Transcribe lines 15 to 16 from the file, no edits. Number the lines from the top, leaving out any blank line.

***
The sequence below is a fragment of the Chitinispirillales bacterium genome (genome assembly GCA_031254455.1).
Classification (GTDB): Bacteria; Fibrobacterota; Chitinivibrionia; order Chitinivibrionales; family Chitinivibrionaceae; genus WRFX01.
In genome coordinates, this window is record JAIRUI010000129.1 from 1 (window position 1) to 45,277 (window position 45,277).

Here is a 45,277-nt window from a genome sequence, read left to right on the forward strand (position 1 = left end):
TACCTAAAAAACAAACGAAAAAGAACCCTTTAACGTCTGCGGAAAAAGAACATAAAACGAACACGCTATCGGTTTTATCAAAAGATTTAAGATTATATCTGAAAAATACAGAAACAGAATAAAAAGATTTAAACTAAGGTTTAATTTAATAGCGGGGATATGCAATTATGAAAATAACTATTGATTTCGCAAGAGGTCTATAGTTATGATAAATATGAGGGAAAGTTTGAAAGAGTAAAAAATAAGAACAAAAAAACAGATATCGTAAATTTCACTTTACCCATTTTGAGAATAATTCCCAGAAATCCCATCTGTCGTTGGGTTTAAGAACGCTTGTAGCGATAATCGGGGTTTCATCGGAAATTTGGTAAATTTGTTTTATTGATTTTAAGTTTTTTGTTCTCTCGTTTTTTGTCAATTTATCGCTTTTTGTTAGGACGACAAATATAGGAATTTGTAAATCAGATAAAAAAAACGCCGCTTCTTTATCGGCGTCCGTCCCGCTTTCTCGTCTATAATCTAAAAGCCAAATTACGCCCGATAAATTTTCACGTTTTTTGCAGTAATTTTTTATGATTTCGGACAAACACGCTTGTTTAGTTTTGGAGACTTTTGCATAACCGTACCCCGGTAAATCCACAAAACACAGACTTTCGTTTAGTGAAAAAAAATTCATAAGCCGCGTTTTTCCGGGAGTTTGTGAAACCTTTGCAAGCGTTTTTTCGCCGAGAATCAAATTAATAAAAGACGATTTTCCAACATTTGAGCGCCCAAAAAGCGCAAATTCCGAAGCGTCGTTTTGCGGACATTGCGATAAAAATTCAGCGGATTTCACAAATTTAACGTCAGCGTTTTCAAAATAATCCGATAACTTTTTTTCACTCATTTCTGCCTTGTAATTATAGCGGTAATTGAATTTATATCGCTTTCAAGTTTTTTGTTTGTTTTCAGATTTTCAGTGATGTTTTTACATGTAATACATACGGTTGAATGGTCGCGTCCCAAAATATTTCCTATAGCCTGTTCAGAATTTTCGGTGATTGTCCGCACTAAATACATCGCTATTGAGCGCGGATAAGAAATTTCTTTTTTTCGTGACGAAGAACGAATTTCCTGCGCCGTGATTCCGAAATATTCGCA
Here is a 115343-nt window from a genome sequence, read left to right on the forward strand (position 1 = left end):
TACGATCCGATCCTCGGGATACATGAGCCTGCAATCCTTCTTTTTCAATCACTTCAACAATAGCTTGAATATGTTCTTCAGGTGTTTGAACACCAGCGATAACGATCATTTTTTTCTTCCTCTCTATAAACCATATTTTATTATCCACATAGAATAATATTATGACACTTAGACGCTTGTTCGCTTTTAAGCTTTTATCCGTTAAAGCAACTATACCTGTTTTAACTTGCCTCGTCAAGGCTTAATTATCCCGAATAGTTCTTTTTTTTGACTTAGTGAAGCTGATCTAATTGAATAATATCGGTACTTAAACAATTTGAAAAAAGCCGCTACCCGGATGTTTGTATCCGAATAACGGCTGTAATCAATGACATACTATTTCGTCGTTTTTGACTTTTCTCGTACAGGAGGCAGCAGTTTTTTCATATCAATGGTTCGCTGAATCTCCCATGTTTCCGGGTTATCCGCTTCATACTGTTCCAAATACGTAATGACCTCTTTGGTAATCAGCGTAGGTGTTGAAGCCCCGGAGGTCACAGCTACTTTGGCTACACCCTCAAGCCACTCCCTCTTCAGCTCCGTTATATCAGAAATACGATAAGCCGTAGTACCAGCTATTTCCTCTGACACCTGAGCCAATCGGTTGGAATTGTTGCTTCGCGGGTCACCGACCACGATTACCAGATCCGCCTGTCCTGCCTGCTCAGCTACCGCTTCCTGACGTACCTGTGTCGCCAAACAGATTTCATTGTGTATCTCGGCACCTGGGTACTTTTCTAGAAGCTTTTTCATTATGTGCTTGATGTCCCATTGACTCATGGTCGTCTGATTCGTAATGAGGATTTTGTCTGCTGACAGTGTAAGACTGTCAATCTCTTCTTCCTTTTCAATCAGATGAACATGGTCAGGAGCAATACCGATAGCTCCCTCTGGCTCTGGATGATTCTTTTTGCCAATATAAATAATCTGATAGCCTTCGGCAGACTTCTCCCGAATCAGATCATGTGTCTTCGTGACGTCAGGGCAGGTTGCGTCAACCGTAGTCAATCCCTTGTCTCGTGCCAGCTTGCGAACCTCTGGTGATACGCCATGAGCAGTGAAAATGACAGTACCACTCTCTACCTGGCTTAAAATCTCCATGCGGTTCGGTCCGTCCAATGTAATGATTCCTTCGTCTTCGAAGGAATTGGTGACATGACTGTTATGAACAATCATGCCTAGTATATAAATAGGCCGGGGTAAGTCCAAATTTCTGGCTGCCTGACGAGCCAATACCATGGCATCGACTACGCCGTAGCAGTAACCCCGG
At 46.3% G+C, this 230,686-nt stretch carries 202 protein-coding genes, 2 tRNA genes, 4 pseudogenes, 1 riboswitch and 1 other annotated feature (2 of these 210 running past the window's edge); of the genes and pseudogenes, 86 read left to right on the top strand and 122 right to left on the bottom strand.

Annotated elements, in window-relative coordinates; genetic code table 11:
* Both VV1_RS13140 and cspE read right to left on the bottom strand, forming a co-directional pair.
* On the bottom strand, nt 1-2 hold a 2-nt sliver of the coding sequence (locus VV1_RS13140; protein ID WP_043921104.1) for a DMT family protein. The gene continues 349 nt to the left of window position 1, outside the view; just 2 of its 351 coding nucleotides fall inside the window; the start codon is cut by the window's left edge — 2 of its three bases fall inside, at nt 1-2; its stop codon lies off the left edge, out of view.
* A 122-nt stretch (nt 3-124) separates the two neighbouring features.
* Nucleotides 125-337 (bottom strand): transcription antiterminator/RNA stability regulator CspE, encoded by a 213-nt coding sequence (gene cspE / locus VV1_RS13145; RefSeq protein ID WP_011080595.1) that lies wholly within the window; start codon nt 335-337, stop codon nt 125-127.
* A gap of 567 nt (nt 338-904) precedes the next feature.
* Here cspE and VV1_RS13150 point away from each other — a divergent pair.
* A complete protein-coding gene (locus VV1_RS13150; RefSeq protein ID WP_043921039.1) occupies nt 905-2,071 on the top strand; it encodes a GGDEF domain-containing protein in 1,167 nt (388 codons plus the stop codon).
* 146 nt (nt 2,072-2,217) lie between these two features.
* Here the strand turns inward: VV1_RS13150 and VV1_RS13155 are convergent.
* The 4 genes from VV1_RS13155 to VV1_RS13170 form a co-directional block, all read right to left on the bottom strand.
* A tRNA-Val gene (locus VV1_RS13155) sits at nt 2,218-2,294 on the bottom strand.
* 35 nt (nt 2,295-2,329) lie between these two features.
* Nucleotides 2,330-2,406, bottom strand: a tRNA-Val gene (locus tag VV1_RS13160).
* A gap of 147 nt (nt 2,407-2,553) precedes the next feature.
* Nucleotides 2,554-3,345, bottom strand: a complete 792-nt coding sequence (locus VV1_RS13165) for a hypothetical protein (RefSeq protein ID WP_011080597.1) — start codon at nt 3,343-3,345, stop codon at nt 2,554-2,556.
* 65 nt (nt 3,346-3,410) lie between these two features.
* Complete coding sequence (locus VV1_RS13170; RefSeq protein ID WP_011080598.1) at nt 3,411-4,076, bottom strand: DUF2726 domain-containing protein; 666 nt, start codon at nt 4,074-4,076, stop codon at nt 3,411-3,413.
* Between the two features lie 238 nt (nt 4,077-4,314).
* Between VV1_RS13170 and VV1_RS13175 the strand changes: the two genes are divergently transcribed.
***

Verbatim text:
* Here cspE and VV1_RS13150 point away from each other — a divergent pair.
* A complete protein-coding gene (locus VV1_RS13150; RefSeq protein ID WP_043921039.1) occupies nt 905-2,071 on the top strand; it encodes a GGDEF domain-containing protein in 1,167 nt (388 codons plus the stop codon).